The pair of 1/2" square firing buttons on the left top of the joystick assembly strongly favored right handed players, i.e., those who wanted to control the joystick with their right hand and fire with their left. On games which required both firing buttons to be pressed, the joystick was most suited for tabletop use, whereas on games with only one firing button required, handheld control was possible with the left thumb controlling the firing button. The buttons are very short throw and provide aural, but not tactile feedback.
The cable is fairly short (3' 4") and terminates in a six-pin Jones plug which must be used in conjunction with a CJM Applexpander. Since this is designed to be mounted on the right outside of the Apple computer housing, the short cable length is not a disadvantage.
In summary, the CJM Microstik is of excellent quality throughout. Its exceptionally easy movement coupled with the long throw may well make this the joystick of choice for you.
A metal case coupled with a 3/4" diameter joystick ball contribute to the solid feel of the Datamost Joystick. Two pushbuttons are mounted on the top left of the case toward the rear; unfortunately, they are somewhat small--just over 1/4" in diameter.
While the small size of the housing lends itself to holding in one's hand, we found that only one button could conveniently be pushed at one time. Thus, handheld use of this control was not suitable for games such as Pegasus and ABM which require both buttons to be used. For games such as this it was necessary to put the case down on a flat surface and control the buttons with the opposite hand (usually left) from the one controlling the joystick movement. One of our panel members who preferred left-hand control of the joystick and right-handed button pushing found this control rather awkward because of the left side position of the buttons.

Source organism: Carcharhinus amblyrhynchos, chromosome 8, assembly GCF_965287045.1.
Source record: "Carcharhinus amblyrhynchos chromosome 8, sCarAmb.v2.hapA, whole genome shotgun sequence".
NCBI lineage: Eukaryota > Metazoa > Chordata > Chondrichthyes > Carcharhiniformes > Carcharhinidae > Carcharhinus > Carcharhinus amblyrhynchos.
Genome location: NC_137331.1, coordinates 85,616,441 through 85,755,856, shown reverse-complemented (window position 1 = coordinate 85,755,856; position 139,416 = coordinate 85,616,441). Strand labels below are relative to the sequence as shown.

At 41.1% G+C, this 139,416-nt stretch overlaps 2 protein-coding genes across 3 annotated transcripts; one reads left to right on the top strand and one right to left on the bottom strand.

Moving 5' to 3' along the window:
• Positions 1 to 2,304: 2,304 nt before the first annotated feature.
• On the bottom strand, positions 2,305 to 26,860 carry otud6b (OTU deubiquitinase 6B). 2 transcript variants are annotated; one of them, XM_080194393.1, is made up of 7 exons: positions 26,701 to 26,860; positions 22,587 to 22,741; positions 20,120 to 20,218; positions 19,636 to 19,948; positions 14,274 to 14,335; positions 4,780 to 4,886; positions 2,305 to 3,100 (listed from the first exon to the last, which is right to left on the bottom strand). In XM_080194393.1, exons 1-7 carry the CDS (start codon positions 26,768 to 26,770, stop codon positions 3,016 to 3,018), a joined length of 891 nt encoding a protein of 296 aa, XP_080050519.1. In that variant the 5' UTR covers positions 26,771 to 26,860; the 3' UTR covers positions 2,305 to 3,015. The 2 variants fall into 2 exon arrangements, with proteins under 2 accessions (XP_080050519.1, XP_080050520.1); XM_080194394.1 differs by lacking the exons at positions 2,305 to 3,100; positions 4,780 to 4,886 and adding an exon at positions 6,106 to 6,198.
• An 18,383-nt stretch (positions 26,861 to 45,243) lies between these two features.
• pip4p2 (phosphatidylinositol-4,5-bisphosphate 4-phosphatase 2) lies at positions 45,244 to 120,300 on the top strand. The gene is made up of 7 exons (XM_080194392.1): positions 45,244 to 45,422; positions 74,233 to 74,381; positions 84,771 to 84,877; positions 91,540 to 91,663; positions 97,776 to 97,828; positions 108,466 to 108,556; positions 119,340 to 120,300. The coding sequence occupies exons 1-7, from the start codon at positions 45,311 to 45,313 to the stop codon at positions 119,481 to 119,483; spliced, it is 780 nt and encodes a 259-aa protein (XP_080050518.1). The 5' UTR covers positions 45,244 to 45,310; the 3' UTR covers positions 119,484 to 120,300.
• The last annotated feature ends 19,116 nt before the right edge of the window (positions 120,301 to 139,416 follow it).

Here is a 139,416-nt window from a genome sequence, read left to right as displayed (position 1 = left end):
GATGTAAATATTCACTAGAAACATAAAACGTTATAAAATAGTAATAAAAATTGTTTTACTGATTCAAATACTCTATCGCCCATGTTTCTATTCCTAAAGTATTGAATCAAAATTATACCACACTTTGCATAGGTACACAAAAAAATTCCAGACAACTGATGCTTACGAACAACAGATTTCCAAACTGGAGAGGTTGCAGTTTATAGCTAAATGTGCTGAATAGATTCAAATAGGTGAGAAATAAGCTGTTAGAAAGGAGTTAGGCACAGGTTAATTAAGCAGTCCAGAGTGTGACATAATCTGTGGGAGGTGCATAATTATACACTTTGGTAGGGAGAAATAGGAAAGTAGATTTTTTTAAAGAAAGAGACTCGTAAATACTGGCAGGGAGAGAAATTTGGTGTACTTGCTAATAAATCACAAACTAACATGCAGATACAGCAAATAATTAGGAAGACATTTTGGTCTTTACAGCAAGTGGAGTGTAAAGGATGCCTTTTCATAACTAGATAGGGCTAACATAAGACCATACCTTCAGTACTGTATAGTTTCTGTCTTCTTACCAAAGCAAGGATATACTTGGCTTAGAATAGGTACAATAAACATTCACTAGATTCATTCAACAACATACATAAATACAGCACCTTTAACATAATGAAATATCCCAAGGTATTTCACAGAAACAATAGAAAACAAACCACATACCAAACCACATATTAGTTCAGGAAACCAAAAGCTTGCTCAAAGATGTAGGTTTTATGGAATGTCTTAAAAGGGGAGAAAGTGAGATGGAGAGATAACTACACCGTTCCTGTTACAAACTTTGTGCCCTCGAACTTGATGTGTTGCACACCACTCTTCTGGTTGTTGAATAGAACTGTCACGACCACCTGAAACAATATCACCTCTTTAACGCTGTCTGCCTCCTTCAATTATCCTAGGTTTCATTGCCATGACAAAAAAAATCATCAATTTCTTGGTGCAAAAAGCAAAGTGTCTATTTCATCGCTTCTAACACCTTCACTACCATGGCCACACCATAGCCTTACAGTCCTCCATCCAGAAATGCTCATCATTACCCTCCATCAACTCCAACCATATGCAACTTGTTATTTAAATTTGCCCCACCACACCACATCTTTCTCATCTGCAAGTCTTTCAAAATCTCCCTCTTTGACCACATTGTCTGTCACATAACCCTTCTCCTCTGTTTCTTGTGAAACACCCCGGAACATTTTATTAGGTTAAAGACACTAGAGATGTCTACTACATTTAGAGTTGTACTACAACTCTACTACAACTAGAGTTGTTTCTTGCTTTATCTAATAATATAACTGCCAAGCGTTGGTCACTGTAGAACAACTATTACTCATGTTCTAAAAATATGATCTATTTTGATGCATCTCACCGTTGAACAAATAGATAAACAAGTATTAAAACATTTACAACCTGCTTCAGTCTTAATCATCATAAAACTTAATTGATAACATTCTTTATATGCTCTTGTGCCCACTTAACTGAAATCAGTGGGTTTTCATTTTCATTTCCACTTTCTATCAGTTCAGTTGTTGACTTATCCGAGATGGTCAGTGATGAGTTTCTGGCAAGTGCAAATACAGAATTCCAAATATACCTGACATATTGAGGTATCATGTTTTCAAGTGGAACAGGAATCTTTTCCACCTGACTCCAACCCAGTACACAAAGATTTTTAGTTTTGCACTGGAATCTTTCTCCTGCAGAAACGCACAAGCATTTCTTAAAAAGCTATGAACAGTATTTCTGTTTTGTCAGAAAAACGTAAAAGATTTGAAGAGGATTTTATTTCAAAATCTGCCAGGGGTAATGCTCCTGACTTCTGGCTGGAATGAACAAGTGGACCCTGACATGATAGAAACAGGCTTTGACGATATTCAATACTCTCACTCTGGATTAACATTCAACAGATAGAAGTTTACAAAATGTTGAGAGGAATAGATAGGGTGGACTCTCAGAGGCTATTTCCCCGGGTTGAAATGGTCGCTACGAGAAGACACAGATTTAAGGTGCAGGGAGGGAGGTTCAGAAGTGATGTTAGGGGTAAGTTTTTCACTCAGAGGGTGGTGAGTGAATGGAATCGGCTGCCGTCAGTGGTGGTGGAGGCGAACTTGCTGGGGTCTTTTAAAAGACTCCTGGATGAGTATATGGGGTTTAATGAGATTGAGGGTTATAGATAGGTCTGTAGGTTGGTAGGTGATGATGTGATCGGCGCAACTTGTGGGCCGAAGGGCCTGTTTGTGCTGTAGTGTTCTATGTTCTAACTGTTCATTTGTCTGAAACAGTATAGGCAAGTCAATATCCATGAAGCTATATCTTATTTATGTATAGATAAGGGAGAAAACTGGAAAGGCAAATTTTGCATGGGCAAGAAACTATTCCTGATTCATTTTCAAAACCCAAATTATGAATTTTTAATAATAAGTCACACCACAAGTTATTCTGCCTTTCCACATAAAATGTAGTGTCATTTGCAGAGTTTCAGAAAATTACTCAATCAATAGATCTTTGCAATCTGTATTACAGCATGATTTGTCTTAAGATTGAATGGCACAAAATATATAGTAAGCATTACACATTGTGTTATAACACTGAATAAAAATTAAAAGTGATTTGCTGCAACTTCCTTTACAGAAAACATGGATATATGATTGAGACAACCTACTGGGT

Although button movement was very short (about 1/10"), a desirable feature, some of our panelists felt that more pressure was required to press the buttons than with other joysticks. Indeed, several of our panelists complained of finger fatigue after using this unit.
The Datamost Joystick handle has extremely short play; as a result it has fast action but is difficult to adjust precisely. It is not self-centering nor does it have potentiometer adjustments. There are no instructions included with the unit.
In summary, for a right-handed player, the Datamost Joystick offers a solid feel, quick action, 3/4" diameter ball and short button movement. Button pressure seemed high and button placement was awkward for lefties.
Astar Robo Stick-1